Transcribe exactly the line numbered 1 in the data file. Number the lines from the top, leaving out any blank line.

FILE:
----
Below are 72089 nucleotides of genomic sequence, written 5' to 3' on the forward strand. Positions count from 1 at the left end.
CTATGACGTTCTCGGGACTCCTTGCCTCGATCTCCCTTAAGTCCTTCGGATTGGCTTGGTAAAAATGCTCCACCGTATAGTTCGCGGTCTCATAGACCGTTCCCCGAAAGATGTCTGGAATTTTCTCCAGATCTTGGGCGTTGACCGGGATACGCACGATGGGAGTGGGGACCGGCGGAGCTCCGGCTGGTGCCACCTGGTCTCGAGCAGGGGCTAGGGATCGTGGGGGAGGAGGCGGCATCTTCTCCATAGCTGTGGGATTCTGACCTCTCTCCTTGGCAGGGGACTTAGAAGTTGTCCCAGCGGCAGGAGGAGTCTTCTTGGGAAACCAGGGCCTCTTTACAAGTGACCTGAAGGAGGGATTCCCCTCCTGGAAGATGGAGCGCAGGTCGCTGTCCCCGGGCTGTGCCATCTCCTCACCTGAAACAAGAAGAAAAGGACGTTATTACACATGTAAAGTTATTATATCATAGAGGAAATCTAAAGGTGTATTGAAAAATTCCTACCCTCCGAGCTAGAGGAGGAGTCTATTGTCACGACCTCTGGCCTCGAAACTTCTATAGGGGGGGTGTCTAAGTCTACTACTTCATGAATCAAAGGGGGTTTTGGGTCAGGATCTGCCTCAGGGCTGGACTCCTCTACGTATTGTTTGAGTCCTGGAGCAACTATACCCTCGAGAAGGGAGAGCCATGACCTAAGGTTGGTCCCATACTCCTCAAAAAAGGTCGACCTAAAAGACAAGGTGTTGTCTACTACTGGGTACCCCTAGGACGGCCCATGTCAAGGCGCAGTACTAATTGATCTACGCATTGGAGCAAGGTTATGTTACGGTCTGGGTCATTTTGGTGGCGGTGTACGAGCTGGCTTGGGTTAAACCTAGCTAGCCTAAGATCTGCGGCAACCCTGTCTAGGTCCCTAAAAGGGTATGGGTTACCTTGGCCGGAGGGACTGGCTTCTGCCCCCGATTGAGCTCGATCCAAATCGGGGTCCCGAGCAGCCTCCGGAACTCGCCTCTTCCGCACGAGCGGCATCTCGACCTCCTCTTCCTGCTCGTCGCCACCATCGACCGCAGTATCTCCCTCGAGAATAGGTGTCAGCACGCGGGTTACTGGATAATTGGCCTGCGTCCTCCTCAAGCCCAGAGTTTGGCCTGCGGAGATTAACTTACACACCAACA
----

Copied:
Below are 72089 nucleotides of genomic sequence, written 5' to 3' on the forward strand. Positions count from 1 at the left end.